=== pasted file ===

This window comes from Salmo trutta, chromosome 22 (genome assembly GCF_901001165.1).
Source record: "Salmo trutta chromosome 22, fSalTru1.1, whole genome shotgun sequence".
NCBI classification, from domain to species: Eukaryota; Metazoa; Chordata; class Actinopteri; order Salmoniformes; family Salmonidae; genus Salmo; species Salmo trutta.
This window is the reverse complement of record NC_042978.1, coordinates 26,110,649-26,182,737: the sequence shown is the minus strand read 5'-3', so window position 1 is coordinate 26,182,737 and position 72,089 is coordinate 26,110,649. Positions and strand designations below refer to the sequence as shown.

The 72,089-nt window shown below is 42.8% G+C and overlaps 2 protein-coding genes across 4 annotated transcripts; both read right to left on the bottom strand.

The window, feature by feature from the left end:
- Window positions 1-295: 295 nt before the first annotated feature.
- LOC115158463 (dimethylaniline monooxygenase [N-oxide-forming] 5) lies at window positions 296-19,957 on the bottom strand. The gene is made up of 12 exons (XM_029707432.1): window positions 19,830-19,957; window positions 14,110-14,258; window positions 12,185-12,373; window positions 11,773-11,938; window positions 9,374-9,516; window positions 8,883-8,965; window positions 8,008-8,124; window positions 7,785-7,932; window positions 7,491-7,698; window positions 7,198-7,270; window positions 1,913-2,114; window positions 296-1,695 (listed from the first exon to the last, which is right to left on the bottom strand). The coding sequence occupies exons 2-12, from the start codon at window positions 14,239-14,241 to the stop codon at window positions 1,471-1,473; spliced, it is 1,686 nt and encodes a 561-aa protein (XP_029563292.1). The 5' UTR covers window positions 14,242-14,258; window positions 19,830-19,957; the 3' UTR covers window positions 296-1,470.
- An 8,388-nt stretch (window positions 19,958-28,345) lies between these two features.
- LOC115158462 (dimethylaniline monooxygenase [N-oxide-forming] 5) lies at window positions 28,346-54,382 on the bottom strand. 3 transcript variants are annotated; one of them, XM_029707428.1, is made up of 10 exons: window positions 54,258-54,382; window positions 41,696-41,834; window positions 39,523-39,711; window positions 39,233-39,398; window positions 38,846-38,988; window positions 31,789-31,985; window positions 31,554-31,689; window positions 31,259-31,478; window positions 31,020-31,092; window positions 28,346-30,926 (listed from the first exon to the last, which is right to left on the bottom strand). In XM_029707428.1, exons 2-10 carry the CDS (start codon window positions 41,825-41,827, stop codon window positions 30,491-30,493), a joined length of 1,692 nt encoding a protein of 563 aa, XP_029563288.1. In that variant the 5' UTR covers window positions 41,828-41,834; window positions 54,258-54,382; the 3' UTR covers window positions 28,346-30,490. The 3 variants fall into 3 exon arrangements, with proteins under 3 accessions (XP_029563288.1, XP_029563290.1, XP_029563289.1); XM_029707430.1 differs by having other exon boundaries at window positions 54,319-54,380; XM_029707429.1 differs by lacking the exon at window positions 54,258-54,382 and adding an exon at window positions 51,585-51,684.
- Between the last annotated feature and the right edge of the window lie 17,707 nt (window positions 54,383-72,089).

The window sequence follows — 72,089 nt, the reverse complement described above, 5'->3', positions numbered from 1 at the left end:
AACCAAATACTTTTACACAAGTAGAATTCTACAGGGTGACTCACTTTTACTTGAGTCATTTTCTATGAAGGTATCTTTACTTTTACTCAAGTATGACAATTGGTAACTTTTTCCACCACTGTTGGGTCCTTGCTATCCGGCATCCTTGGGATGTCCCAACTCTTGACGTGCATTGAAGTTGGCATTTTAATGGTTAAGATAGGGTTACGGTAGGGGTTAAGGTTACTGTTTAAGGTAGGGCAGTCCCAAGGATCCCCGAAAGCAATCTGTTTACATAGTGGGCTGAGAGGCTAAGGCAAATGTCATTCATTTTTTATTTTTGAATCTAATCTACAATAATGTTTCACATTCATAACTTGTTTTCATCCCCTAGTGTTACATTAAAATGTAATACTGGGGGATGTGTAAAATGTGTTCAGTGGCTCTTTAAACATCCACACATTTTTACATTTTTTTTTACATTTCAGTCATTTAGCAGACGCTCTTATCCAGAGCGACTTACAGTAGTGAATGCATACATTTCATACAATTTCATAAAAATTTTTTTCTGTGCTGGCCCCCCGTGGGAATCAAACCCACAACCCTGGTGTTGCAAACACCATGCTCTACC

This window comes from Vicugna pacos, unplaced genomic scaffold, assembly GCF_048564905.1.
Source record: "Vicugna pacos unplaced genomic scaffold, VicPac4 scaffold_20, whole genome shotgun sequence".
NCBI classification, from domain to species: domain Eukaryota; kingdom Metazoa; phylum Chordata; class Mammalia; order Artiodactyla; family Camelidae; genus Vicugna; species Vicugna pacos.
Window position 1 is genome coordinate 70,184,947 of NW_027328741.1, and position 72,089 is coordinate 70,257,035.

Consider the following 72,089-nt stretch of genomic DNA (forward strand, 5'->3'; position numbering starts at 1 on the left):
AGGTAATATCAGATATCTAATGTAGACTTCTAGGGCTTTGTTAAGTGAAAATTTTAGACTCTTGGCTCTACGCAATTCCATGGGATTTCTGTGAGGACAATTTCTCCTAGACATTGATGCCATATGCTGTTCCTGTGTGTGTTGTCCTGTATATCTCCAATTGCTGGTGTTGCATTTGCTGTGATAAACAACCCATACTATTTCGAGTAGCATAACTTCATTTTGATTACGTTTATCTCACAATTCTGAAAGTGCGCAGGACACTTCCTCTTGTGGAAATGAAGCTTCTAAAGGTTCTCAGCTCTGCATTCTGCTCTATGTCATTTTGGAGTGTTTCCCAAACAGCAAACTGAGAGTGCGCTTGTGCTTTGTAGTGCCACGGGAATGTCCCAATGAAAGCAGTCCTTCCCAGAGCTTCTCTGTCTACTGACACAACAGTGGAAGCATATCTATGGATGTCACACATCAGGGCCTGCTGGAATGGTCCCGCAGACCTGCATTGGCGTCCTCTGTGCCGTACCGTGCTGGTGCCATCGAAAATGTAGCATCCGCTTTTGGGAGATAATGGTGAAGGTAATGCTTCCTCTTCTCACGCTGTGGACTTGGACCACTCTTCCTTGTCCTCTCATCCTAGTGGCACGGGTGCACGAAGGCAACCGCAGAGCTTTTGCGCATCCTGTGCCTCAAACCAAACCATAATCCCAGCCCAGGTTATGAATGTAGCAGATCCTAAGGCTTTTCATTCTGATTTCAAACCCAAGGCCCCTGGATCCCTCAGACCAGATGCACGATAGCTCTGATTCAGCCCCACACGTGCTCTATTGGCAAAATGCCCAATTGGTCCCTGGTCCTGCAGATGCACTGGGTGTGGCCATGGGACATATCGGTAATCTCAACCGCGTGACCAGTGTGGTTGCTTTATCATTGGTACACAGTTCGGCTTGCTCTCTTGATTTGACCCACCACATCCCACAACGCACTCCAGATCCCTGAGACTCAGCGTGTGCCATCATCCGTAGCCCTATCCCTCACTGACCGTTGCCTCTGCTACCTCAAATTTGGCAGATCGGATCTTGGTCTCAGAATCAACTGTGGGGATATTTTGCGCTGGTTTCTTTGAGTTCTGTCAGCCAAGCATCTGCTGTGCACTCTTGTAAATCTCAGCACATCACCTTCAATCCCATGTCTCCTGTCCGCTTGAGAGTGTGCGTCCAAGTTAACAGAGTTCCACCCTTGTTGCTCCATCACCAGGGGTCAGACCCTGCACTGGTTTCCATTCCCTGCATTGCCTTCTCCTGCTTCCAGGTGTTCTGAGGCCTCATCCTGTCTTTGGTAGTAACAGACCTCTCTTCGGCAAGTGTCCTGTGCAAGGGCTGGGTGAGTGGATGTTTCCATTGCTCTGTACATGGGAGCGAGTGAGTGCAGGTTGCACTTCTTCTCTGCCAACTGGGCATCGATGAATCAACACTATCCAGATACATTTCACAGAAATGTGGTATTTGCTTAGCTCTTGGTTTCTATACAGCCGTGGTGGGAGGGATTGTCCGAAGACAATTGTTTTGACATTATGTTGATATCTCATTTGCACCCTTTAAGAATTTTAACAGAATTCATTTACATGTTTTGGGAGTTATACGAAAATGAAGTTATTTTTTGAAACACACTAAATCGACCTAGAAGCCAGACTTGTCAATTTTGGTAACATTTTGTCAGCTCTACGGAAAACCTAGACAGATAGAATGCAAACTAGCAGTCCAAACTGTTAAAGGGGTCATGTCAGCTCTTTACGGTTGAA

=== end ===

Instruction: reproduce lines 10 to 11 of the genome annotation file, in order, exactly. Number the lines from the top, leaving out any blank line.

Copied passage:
- LOC115158462 (dimethylaniline monooxygenase [N-oxide-forming] 5) lies at window positions 28,346-54,382 on the bottom strand. 3 transcript variants are annotated; one of them, XM_029707428.1, is made up of 10 exons: window positions 54,258-54,382; window positions 41,696-41,834; window positions 39,523-39,711; window positions 39,233-39,398; window positions 38,846-38,988; window positions 31,789-31,985; window positions 31,554-31,689; window positions 31,259-31,478; window positions 31,020-31,092; window positions 28,346-30,926 (listed from the first exon to the last, which is right to left on the bottom strand). In XM_029707428.1, exons 2-10 carry the CDS (start codon window positions 41,825-41,827, stop codon window positions 30,491-30,493), a joined length of 1,692 nt encoding a protein of 563 aa, XP_029563288.1. In that variant the 5' UTR covers window positions 41,828-41,834; window positions 54,258-54,382; the 3' UTR covers window positions 28,346-30,490. The 3 variants fall into 3 exon arrangements, with proteins under 3 accessions (XP_029563288.1, XP_029563290.1, XP_029563289.1); XM_029707430.1 differs by having other exon boundaries at window positions 54,319-54,380; XM_029707429.1 differs by lacking the exon at window positions 54,258-54,382 and adding an exon at window positions 51,585-51,684.
- Between the last annotated feature and the right edge of the window lie 17,707 nt (window positions 54,383-72,089).